Ever since we arrived in Medellín, Troy and I have been profoundly affected by the stories of the city’s recent past and the heartbreaking accounts of violence and strife, especially in Comuna 13. However, in the last few years, it has transformed into a place of optimism becoming a liveable, vibrant, and growing city—and a place we have fallen in love with. It even received global recognition when it was named the most innovative city. Despite this, we see the change very much about transformation more than innovation.
One particular area of Medellín, a ward called Comuna 13, also known as the San Javier, has the most tumultuous history of the city, once labeled the most dangerous area due to its astronomical homicide rates and forced displacement of thousands of residents.
Comuna 13 is an over-populated and low socio-economic zone that crawls up along the west hills of the city with thousands of brick and cement homes stacked close to one another. It was a pivotal center for paramilitary, guerrilla, and gang activity. Its location is ideal for crime, as it leads directly to the main highway (San Juan Highway), providing easy transportation of guns, drugs, and money.
Troy and I joined a walking tour of Comuna 13 to understand what caused the immense shift. After a trip on the metro to San Javier station, we met our tour guide accompanied by a local Comuna 13 resident, a hip-hop artist who helps kids how to express themselves through music. They both shared their stories as we walked through the city streets.
A brief timeline of Comuna 13’s recent history
The neighborhood was controlled by groups loyal to Pablo Escobar, the notorious drug lord who lived in Medellín. Illegal activities remained rampant after his death in 1993, as drug cartels sought control of the area.
One of the most pivotal events was on Oct. 16, 2002, when the Colombian military carried out the controversial Operation Orión, a strike to overthrow all rebel groups in Comuna 13. Over 1,000 policemen, soldiers, and aircrew in helicopters attacked the area (comprising of roughly 100,000 inhabitants). Nine people were killed (three children), and hundreds were wounded. The siege made it impossible to seek medical attention for the wounded, and the community took to the streets in solidarity flying white rags. With that action, the fighting stopped.
Residents voiced their discontent and anger with the violence that occurred in 2002 through art and community events. Striking street art around the neighborhood depicts scenes with the white rags raised for peace and solidarity.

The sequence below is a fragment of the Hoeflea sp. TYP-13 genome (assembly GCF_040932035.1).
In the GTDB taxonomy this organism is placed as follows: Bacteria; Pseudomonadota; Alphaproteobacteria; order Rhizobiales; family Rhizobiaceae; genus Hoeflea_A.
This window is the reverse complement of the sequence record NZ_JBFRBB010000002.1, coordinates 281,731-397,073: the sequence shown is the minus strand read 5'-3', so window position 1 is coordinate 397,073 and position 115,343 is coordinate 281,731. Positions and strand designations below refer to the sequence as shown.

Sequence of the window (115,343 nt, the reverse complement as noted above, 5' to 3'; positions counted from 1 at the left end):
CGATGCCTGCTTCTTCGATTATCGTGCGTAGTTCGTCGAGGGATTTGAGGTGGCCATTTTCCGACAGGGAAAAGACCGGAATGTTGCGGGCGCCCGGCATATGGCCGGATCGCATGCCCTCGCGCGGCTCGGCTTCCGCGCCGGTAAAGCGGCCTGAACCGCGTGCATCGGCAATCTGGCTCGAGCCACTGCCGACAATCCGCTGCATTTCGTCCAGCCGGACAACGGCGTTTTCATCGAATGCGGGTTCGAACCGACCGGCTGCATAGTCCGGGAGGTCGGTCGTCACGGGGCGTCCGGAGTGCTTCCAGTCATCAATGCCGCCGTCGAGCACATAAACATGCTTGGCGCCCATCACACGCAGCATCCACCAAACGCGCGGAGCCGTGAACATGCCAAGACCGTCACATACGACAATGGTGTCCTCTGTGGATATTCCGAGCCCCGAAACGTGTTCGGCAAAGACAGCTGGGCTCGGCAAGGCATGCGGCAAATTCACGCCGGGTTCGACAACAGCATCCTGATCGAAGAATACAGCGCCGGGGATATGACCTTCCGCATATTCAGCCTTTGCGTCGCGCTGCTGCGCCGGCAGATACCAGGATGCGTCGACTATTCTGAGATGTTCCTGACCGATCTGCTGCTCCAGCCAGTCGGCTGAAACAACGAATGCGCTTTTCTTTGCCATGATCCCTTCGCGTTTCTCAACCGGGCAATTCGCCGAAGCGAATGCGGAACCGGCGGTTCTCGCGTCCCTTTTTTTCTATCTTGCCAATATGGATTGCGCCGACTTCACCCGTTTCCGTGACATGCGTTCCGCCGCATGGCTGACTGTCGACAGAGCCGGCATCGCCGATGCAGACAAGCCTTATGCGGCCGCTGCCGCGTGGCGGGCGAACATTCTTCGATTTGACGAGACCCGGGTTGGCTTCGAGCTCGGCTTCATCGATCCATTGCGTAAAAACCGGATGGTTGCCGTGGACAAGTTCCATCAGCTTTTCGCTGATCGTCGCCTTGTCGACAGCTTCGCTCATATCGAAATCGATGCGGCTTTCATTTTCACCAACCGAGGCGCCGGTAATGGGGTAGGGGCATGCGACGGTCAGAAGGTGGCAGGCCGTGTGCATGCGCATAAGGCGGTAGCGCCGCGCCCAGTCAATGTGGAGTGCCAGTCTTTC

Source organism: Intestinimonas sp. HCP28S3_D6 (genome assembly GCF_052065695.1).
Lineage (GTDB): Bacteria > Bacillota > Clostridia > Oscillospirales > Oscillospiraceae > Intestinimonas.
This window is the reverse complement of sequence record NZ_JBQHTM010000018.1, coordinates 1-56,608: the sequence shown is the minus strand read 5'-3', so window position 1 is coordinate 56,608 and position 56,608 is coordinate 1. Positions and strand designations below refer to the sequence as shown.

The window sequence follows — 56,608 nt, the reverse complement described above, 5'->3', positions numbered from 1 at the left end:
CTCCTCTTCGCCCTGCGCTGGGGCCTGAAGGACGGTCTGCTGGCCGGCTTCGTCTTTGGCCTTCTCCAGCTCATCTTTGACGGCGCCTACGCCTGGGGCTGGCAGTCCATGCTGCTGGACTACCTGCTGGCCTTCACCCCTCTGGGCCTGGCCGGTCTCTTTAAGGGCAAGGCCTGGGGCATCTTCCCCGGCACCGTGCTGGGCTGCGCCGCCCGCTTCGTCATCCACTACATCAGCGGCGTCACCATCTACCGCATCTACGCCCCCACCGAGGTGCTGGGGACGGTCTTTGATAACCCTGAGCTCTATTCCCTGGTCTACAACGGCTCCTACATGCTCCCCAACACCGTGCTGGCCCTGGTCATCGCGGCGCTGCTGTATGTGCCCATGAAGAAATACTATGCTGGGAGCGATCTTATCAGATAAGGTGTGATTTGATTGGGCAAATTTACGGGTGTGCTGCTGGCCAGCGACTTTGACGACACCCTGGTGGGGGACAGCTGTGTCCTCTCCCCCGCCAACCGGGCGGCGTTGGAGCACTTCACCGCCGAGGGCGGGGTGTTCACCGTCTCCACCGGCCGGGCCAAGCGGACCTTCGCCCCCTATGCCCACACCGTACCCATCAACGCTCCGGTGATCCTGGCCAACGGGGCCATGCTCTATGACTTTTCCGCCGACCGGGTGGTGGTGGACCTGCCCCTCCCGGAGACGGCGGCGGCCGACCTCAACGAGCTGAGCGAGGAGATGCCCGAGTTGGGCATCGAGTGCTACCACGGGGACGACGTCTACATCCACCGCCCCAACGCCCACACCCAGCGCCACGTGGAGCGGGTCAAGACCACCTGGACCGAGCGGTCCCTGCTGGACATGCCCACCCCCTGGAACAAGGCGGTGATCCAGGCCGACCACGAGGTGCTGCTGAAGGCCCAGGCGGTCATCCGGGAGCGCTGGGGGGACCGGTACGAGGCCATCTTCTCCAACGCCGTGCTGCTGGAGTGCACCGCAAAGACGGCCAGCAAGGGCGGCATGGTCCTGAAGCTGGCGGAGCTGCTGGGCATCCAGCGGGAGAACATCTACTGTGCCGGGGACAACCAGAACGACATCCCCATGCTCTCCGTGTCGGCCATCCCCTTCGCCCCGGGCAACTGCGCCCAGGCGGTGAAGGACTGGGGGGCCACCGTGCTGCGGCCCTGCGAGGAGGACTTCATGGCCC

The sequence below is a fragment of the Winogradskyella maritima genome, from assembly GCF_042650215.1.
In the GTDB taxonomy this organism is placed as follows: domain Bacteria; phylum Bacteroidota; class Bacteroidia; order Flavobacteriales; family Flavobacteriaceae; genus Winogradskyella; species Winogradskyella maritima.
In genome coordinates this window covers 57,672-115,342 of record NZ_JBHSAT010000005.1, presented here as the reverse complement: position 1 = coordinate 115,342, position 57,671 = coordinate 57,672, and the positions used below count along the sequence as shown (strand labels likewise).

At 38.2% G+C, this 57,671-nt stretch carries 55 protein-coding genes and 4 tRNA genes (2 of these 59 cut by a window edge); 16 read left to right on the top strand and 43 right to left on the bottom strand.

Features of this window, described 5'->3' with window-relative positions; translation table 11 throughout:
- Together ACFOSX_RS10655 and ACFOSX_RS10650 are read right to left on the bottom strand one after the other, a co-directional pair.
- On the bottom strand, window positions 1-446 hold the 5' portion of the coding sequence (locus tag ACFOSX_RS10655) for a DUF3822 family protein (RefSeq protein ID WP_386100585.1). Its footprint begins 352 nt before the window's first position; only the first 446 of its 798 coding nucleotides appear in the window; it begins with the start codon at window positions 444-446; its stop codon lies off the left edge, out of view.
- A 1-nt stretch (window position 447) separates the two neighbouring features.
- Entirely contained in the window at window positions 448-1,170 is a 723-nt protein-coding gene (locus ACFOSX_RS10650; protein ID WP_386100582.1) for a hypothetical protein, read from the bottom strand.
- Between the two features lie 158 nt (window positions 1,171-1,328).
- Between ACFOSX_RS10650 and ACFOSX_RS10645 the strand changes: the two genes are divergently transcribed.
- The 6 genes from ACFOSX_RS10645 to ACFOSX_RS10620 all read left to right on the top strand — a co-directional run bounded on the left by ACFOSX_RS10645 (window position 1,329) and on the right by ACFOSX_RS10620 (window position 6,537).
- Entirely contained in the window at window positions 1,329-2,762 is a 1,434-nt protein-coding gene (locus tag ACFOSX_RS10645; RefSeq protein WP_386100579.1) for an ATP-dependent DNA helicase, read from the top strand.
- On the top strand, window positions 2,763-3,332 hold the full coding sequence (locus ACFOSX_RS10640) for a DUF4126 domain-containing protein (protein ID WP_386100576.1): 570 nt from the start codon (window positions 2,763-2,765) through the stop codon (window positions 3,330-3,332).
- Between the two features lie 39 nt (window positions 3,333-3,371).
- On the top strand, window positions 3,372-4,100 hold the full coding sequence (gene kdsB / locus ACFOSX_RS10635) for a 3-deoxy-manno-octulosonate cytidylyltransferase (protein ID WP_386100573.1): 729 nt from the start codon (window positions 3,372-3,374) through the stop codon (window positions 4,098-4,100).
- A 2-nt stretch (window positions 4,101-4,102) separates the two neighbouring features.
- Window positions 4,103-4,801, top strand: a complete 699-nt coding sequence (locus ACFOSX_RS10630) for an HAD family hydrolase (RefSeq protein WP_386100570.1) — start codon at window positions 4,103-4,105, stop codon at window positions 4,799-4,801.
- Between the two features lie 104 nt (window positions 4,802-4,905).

Hip-hop music became a way to further express peaceful views. Dreadfully, this violence has continued and since 2009, 10 young hip-hop artists have been murdered.
We listened intently to our tour guides. Residents are no longer afraid to leave their homes and their quality of life has changed positively. As we walked through the narrow roadways, kids were playing soccer in the streets, vendors were selling fruit and empanadas, and we laughed with friendly shopkeepers who let us sample their signature green mango ice cream topped with lime and salt. We felt comfortable visiting the area. However, a full transformation of this neighborhood will be slow and gradual, spanning decades. The situation is still tenuous and there’s still work to be done.
Art saved the city as a vehicle for creative and political expression. The walls became a canvas to tell its history, beautifying the area and bringing optimism and peace of the residents, children, and visitors.
Here are selections from some of the most stunning graffiti art in the area.
Hip-hop music continues to be an important method of expression, particularly as a way to educate and provide children with an alternative outlet instead of violence. Our resident guide shared his craft during our visit
Forward-thinking mayors have initiated numerous city projects over the years with very successful results in improving quality and way of life. One such project was the metro cable car system, which opened in 1996 as an extension of the already important metro line. It helped Comuna 13 by providing inhabitants from all socio-economic backgrounds with easy access to the rest of the city, enhancing relationships with residents and the local government.
The most perplexing project (to a visitor) is the enormous 384m orange-roofed outdoor escalator, uniting Comuna 13 (located high on the hillside) to the rest of Medellín. A journey that once took residents a strenuous 35-minute hike up the hill has now been transformed into a six-minute trip. The escalator, completed in 2011, is divided into six sections allowing people living on different levels of the hillside to access at different points. It has improved life in Comuna 13 where people now feel more connected to the rest of the city. However, our guide noted that many residents question the $5 million price tag for something that only serves part of Comuna 13’s large population.
With community support, the local government built important educational hubs accessible to the residents of San Javier. The Parque Biblioteca (Library Park) provides low-income children with access to computers and workshops to learn new skills. They are also able to play together in the library’s green space, equipped with recreational facilities such as soccer fields and basketball courts. Community centers and programs have been established like Cada Vida, which helps women become more financially and emotionally independent.